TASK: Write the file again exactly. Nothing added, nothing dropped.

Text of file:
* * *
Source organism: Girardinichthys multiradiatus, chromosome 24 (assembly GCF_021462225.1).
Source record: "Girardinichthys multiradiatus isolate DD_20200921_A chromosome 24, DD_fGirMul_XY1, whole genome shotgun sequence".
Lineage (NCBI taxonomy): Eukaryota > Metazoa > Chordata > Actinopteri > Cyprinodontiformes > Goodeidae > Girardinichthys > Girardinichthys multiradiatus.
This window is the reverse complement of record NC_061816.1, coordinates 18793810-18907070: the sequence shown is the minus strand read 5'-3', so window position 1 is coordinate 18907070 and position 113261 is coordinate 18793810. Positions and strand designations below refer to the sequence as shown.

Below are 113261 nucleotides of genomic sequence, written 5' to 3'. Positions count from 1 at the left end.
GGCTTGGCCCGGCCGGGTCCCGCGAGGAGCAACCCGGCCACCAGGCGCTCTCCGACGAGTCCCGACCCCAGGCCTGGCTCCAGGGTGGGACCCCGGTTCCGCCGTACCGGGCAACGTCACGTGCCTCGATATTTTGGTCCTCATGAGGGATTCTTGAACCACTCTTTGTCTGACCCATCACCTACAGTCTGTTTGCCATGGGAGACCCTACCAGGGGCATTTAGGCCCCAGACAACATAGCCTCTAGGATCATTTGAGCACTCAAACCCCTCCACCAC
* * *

Source organism: Girardinichthys multiradiatus, chromosome 24 (assembly GCF_021462225.1).
Source record: "Girardinichthys multiradiatus isolate DD_20200921_A chromosome 24, DD_fGirMul_XY1, whole genome shotgun sequence".
Lineage (NCBI taxonomy): Eukaryota > Metazoa > Chordata > Actinopteri > Cyprinodontiformes > Goodeidae > Girardinichthys > Girardinichthys multiradiatus.
This window is the reverse complement of record NC_061816.1, coordinates 18793810-18907070: the sequence shown is the minus strand read 5'-3', so window position 1 is coordinate 18907070 and position 113261 is coordinate 18793810. Positions and strand designations below refer to the sequence as shown.

Below are 113261 nucleotides of genomic sequence, written 5' to 3'. Positions count from 1 at the left end.
GGCTTGGCCCGGCCGGGTCCCGCGAGGAGCAACCCGGCCACCAGGCGCTCTCCGACGAGTCCCGACCCCAGGCCTGGCTCCAGGGTGGGACCCCGGTTCCGCCGTACCGGGCAACGTCACGTGCCTCGATATTTTGGTCCTCATGAGGGATTCTTGAACCACTCTTTGTCTGACCCATCACCTACAGTCTGTTTGCCATGGGAGACCCTACCAGGGGCATTTAGGCCCCAGACAACATAGCCTCTAGGATCATTTGAGCACTCAAACCCCTCCACCAC